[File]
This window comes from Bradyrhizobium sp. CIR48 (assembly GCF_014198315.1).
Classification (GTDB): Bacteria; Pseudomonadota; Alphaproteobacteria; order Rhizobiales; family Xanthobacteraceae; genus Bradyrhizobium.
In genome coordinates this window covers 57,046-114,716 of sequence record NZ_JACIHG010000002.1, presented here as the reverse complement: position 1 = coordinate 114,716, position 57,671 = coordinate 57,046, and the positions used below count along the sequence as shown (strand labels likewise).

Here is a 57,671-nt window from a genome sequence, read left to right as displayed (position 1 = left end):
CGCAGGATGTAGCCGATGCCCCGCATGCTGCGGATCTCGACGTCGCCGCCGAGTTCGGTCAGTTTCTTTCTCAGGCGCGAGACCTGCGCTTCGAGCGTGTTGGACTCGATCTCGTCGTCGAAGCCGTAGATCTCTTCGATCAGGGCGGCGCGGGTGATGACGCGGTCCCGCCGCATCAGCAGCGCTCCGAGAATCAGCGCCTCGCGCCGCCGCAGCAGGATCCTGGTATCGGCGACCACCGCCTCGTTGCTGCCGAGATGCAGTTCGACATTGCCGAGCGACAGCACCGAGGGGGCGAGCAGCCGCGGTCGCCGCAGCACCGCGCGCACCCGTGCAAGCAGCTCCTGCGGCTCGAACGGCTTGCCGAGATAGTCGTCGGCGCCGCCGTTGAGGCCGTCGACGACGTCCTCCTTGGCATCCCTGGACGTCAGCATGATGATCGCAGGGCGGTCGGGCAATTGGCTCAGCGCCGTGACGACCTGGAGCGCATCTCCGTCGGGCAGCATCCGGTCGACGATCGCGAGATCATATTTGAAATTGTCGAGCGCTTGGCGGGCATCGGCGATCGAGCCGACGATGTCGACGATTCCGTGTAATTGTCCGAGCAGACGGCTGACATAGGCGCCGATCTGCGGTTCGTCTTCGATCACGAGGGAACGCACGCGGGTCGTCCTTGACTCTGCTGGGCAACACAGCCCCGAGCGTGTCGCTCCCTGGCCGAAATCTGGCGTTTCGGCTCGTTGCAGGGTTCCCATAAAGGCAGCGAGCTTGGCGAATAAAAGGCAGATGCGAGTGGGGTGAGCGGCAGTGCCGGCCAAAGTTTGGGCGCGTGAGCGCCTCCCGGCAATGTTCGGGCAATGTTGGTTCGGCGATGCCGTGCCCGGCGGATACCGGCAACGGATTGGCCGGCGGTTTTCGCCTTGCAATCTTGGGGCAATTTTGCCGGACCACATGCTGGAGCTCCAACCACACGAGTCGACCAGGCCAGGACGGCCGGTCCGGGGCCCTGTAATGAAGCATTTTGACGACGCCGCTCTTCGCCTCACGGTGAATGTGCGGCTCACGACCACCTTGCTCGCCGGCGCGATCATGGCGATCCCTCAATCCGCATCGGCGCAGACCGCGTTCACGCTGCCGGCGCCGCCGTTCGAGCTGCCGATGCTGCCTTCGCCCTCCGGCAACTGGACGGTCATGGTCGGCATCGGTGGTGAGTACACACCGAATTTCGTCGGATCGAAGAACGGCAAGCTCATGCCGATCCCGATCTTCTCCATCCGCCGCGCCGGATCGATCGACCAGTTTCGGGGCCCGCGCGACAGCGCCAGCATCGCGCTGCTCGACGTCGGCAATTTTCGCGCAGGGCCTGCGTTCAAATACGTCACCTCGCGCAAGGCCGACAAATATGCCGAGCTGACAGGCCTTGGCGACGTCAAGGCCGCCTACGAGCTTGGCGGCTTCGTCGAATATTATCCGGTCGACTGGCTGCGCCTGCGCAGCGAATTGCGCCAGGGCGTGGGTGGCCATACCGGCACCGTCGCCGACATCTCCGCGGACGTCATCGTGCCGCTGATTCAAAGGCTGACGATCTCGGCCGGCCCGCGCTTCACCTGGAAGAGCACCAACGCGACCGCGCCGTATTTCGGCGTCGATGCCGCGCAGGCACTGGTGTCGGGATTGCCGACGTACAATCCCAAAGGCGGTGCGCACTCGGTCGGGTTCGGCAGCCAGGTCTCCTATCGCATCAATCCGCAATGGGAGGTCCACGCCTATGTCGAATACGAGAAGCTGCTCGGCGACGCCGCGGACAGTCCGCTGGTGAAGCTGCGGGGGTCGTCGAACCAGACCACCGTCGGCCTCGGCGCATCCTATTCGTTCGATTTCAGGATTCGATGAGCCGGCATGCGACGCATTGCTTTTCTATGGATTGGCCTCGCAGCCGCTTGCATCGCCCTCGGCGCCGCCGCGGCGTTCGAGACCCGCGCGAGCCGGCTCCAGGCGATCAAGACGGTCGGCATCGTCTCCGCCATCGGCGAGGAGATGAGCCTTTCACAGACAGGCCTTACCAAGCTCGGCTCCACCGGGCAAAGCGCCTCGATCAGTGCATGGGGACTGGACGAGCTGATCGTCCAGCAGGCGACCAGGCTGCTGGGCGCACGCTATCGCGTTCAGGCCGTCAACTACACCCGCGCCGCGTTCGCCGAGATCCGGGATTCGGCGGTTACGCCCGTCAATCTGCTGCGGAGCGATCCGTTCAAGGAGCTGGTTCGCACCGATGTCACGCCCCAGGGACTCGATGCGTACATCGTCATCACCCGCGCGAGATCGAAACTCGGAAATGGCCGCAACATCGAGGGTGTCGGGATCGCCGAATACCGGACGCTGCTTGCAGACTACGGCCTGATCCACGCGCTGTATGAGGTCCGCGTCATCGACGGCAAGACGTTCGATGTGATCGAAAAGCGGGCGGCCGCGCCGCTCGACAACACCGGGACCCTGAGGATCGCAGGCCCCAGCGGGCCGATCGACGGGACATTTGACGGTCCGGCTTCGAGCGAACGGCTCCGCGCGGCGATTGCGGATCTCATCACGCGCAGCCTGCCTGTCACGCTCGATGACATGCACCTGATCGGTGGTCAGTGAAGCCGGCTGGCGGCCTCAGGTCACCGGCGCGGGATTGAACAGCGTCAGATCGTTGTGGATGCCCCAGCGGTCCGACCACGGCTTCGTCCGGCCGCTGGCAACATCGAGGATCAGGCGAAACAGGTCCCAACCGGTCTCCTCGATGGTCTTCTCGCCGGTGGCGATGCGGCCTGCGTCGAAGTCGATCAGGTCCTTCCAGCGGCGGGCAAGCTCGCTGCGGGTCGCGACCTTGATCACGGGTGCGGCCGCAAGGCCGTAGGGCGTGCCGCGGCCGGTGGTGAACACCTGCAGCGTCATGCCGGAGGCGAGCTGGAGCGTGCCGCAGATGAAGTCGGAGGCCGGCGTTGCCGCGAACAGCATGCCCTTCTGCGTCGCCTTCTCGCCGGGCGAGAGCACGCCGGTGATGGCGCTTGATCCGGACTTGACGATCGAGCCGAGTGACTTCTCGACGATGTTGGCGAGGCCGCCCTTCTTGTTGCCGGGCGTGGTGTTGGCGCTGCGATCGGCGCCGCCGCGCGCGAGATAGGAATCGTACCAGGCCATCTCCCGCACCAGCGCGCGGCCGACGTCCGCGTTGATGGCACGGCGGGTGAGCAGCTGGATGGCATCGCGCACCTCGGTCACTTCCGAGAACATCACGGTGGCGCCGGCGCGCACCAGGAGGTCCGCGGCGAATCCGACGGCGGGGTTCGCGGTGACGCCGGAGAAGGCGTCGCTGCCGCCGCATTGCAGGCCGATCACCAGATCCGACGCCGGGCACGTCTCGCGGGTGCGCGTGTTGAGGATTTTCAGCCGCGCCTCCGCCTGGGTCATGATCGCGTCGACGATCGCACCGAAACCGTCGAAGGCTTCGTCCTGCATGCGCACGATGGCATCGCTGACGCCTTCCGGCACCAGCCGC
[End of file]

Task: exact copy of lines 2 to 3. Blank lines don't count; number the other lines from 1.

Classification (GTDB): Bacteria; Pseudomonadota; Alphaproteobacteria; order Rhizobiales; family Xanthobacteraceae; genus Bradyrhizobium.
In genome coordinates this window covers 57,046-114,716 of sequence record NZ_JACIHG010000002.1, presented here as the reverse complement: position 1 = coordinate 114,716, position 57,671 = coordinate 57,046, and the positions used below count along the sequence as shown (strand labels likewise).